I was both surprised and impressed when The New European launched how it reached the news stand at my local supermarket. But mostly I thought that in launching two weeks after the Brexit vote it arrived too late for the actual fight. In fact it was only planned for a four week run (a plan which its low production values seemed to confirm), but clearly sales confirmed there was a real (if highly niche) appetite for much more. Design has …

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If only mainstream politicians could speak “human being” again…

Great observation from Dave Winer which I think resonates with my essay for the Congregation.ie Unconference… The key point that the Democrats keep missing is that we want to do more. We will give you money and we will vote, but that’s not all we can do. Each of has special talents, abilities. Some of us have more time to give than others. But almost to a person, we want to be part of this, not spectators. Trump kind of …

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How can we all be fact checkers in a pandemic?

You can play your part and think more critically about the information that is being fired at us all. Organisations can book a free online interactive training session with FactCheckNI on fact checking, where we explore: what is fact checking; why is it important; how can you do it yourself; and examine some of the tools you can use to make sure what you’re sharing both online and in your real life is accurate.

Lost Lives is a vital and eloquent riposte to “the old Lie”: Dulce et decorum est, pro patria mori….

I have been to the Vietnam wall in Washington, twice. The second time was every bit as emotional as the first. It was the trouble in the world when I was a kid, until it became us. It cuts a scar in the landscape appropriate to the human mess it left, not just in those who died but in the quiet way old men come to say goodbye to their much younger fallen comrades. I’ve often thought of that great book …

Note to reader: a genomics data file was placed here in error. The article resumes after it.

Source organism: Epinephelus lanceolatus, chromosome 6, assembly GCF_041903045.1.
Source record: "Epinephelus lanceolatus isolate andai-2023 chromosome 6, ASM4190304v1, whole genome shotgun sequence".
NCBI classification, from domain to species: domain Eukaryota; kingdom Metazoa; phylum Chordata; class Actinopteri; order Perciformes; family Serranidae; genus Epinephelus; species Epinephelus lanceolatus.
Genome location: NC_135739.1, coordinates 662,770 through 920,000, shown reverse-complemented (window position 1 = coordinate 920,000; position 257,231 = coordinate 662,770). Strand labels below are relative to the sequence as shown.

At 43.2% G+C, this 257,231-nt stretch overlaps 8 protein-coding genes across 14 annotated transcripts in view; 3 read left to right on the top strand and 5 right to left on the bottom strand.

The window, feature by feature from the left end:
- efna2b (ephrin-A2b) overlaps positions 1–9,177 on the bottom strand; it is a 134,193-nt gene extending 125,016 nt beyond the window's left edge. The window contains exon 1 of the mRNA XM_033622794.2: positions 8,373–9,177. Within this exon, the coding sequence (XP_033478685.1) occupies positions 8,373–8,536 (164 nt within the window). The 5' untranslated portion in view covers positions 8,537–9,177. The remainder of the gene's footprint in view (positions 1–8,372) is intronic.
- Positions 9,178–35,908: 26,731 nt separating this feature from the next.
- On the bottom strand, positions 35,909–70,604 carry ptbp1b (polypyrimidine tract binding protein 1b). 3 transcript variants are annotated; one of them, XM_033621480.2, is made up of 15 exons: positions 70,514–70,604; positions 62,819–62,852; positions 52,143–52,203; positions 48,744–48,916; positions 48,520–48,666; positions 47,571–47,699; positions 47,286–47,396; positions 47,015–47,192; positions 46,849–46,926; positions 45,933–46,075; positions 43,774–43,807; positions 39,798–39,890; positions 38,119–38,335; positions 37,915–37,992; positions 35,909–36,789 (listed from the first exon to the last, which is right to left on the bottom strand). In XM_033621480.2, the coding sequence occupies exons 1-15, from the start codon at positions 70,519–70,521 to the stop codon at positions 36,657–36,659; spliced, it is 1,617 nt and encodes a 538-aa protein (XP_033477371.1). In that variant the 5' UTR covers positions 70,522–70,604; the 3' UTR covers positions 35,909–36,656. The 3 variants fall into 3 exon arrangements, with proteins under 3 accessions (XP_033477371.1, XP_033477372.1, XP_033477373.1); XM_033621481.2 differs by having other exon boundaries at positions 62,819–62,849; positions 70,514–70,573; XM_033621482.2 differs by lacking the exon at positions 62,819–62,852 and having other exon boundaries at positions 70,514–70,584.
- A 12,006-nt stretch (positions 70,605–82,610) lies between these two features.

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OK Boomer: Trump’s Last Stand and Fantasyland, USA…

“History is seasonal, and winter is coming…Some time before the year 2025, America will pass through a great gate in history, commensurate with the American Revolution, Civil War and twin emergencies of the Great Depression and World War II. The risk of catastrophe will be very high. The nation could erupt into insurrection or civil violence, crack up geographically, or succumb to authoritarian rule.” That grim prophecy wasn’t from the latest Qanon conspiracy drop. It was written in the 1990s, …

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We need to talk about Care Homes

Looking at the steadily rising numbers of Covid outbreaks in Care Homes through September it seemed as if ‘something’ was happening, and that ‘something’ wasn’t good. That ‘something’ is now beyond bad. There were a few learning points from the first wave of Covid earlier this year. The basic message of wash hands, face masks (sort of) and safe distance; Hands, Face, Space seemed a simple message, and the fundamentals underlying that message hold good and accepted by most that …

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ESRC Virtual Festival – Music Creators’ Earnings in the Streaming Age…

Music makes a significant contribution to the UK economy and to the perception of the UK globally. As of 2019, UK music contributes £5.2 billion to the UK economy and is the world’s second biggest market. But what is the music business without creators? Music creators are vital to the future of our cultural experience and the cultural economy, and so it is important to understand how they are financially rewarded, and the extent to which it is possible to …

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We’ve All Been Infected With a Covid Side-Effect… And There Is No Cure